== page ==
Investors Watch Fed And Question Effect Of Interest Rate Hike

ROBERT VON PENTZ will be watching the Federal Reserve Board with particular care this week.

As chief investment officer for Riggs Investment Management Corporation (RIMCO), the investment arm of Riggs National Bank in Washington, Mr. von Pentz helps manage financial assets of around $3 billion. The question he and other investment managers now face is whether the Fed - in an effort to avoid more inflation and ease concerns in the United States bond and equity markets - will soon boost interest rates, as it did Feb. 4.

Financial markets reacted with excitement Friday to news that Alan Greensman, chairman of the Fed, had cancelled a trip to Houston for a short speech to meet with President Clinton and his top advisers. Later it was seen as a storm in a teacup.

Some investment strategists say another rate hike could come as early as tomorrow or by early April. The Fed's policymaking body, the Open Market Committee, meets tomorrow. Whatever action the Fed takes is expected to have a major impact on US financial markets.

Bond and stock markets have been struggling to stabilize. If the long 30-year bond can stay under 7 percent, von Pentz says, that will not only mean stability for the fixed-income market, but will ease concerns about rising rates within the stock market. Von Pentz remains upbeat: He says ``the long bond will stay in the 6.75 percent to 7 percent range for the rest of the year.'' (The long bond closed at 6.9 percent Friday, up from 6.82 percent.)

Like many investment management concerns, RIMCO has a diversified portfolio. The biggest chunk of its portfolio (assets of around $1 billion) is in bonds; assets of around $700 million are invested in stocks; the remainder is in cash-related instruments, such as money market accounts.

Despite economic gyrations within bond and stock markets in recent months, von Pentz is optimistic about the expanding US economy and the securities market. The Dow Jones industrial average, he says, ``could reach over 4,000 points this year, and perhaps the 4,200 point level.'' His main concern is that the economy will overheat, ignite inflation, push up interest rates, and thus deflate financial markets. The stock market, he says, is currently in transition, moving from an interest rate-driven market to an earnings-driven market.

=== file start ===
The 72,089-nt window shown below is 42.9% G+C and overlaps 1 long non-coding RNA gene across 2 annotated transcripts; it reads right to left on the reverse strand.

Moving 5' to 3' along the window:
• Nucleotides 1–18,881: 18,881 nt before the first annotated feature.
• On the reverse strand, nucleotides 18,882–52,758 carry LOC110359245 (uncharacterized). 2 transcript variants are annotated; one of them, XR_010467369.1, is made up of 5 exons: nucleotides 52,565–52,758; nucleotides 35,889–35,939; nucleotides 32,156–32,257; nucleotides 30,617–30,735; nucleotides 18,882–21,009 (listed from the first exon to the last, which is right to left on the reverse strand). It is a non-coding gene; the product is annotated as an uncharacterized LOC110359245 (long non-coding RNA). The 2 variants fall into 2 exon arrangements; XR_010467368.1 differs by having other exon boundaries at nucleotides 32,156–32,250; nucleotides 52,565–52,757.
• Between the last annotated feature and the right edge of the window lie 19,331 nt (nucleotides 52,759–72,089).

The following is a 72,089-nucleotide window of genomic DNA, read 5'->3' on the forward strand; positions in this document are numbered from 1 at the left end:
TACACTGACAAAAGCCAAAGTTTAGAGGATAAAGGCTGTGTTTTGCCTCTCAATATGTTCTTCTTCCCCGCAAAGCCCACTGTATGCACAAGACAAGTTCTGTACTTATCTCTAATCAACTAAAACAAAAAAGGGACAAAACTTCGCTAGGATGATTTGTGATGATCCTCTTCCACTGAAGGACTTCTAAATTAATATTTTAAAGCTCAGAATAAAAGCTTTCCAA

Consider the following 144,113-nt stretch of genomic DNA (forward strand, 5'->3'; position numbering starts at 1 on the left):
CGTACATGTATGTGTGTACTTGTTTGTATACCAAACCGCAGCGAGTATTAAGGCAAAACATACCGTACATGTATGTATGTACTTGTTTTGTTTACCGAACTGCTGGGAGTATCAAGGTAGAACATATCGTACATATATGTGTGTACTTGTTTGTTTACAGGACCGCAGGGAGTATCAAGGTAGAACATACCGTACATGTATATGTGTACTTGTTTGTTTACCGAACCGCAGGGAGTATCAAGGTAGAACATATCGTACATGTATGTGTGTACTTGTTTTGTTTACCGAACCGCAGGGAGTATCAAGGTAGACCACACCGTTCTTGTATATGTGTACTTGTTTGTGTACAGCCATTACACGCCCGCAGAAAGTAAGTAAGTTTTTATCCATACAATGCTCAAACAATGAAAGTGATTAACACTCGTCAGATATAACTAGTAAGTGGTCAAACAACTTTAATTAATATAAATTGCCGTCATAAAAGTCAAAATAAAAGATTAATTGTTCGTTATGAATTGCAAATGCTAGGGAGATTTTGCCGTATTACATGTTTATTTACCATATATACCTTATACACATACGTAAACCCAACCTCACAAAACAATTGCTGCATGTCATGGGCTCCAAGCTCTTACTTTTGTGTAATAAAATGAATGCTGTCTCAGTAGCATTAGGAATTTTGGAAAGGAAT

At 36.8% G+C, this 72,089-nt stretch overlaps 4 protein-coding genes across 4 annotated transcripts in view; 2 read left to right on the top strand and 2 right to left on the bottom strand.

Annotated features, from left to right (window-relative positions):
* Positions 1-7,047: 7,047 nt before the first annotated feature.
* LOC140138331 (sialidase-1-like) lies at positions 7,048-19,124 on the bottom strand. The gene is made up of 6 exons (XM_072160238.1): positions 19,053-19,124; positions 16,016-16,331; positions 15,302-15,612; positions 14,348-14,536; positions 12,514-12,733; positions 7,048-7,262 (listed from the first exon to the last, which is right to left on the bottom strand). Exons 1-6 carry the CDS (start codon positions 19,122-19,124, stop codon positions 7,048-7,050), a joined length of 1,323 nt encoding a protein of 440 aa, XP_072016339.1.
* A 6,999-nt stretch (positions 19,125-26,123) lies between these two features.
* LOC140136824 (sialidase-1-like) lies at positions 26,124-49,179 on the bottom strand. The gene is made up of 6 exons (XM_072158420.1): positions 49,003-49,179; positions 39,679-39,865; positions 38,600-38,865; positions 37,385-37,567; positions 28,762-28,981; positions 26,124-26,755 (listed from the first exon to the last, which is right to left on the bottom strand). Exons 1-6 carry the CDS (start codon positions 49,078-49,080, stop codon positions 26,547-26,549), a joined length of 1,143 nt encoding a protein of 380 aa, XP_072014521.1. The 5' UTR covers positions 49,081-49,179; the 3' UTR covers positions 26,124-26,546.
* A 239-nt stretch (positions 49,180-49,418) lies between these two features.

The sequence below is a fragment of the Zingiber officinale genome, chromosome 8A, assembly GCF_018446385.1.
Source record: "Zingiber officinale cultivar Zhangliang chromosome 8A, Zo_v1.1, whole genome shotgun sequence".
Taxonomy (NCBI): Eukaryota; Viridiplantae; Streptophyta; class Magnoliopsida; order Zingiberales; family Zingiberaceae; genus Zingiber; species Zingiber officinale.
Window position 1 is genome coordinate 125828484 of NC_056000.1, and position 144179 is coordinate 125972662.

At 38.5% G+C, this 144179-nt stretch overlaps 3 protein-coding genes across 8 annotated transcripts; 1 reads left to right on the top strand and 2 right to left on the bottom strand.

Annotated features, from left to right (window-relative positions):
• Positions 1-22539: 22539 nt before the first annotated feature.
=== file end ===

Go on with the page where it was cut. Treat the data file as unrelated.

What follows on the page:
Larry Wachtel, a vice president with investment firm Prudential Securities Inc., agrees. He notes the gains registered last week in small company stocks, especially high-technology issues. ``For three years the market was driven'' by low interest rates, Mr. Wachtel says. That is no longer the case. But given the economic expansion, many firms are producing superior earnings. Investors, he says, are now seeking out earnings-driven winners.

Prudential had been fretting about a market correction - possibly on the order of 5 percent or more, and now that has occurred, Wachtel says. That means the market has the flexibility to expand again, he says.

Precisely because of the expanding economy - and the potential for a trading rally - some brokerage houses have recently reduced cash positions to take account of bargains. Kemper Securities Inc., an investment house, is a case in point. It recently reduced its cash position from 25 percent on its model portfolio to 20 percent for small cap issues. Still, according to a new study by chief investment strategist William Newman, Kemper remains ``cautious,'' given the three-year duration of this bull market.

Von Pentz says he wonders how long current earnings gains can last, given rising commodity prices, for example. But for now, he expects such sectors as capital goods and technology to post solid returns.

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